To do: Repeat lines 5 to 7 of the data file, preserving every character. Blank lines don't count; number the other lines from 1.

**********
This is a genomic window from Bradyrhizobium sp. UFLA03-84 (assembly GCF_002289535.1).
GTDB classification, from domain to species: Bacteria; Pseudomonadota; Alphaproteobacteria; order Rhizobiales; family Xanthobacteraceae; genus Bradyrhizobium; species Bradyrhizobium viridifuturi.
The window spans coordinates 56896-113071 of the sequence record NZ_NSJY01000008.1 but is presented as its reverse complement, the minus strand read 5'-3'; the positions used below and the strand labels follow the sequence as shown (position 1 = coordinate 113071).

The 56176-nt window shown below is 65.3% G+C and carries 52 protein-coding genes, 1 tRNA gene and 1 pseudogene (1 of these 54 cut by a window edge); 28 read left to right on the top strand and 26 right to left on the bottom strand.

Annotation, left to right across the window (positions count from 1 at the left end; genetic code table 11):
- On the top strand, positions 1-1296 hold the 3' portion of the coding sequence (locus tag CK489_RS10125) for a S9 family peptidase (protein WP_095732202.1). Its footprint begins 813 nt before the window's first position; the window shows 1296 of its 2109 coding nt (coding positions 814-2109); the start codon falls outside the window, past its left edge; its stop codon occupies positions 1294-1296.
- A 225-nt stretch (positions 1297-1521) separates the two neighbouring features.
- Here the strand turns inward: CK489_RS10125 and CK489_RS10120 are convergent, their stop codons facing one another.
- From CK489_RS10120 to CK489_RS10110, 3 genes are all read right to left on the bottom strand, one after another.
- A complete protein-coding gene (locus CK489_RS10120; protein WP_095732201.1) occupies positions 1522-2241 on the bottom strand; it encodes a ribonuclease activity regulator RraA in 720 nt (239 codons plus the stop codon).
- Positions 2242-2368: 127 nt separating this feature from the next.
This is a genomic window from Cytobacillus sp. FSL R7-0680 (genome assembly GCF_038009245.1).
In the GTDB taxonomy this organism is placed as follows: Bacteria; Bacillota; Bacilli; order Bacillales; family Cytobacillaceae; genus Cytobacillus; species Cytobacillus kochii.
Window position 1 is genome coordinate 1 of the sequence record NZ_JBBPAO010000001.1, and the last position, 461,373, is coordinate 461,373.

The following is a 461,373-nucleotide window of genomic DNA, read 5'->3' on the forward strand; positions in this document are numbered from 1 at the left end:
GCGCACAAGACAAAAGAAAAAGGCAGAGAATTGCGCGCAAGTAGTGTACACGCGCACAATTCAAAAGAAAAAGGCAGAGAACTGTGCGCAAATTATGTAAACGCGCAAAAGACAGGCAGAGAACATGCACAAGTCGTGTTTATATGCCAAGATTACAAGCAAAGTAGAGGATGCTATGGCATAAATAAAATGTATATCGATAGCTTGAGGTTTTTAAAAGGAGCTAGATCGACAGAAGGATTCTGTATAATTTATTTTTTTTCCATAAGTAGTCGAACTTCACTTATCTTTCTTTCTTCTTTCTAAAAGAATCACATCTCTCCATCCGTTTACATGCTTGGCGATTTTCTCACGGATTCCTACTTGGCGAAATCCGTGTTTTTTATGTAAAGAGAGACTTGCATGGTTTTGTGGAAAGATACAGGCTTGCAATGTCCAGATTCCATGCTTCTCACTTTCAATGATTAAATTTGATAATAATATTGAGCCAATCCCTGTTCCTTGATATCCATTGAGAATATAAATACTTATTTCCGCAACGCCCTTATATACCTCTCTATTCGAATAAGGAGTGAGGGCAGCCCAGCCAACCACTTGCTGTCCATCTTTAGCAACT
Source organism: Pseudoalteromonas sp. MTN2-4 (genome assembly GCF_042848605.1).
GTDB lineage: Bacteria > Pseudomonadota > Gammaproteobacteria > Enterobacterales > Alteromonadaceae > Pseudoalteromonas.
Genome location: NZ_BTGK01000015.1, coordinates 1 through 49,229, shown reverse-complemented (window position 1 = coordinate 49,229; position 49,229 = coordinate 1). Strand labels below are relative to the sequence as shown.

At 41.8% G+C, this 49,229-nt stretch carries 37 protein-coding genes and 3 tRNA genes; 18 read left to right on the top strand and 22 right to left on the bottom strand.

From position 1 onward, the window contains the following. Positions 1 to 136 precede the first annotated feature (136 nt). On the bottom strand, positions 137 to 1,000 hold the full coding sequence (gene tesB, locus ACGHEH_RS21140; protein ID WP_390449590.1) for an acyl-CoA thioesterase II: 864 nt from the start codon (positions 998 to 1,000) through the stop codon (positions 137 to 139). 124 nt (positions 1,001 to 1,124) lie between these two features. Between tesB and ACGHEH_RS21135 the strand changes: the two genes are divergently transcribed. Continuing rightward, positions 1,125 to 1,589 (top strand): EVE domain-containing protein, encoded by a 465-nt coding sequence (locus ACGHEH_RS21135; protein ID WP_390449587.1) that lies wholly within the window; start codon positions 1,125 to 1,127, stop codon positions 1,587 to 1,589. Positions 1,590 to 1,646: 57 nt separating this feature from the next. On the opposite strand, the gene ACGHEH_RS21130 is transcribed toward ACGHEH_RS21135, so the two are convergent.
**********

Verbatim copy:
Annotation, left to right across the window (positions count from 1 at the left end; genetic code table 11):
- On the top strand, positions 1-1296 hold the 3' portion of the coding sequence (locus tag CK489_RS10125) for a S9 family peptidase (protein WP_095732202.1). Its footprint begins 813 nt before the window's first position; the window shows 1296 of its 2109 coding nt (coding positions 814-2109); the start codon falls outside the window, past its left edge; its stop codon occupies positions 1294-1296.
- A 225-nt stretch (positions 1297-1521) separates the two neighbouring features.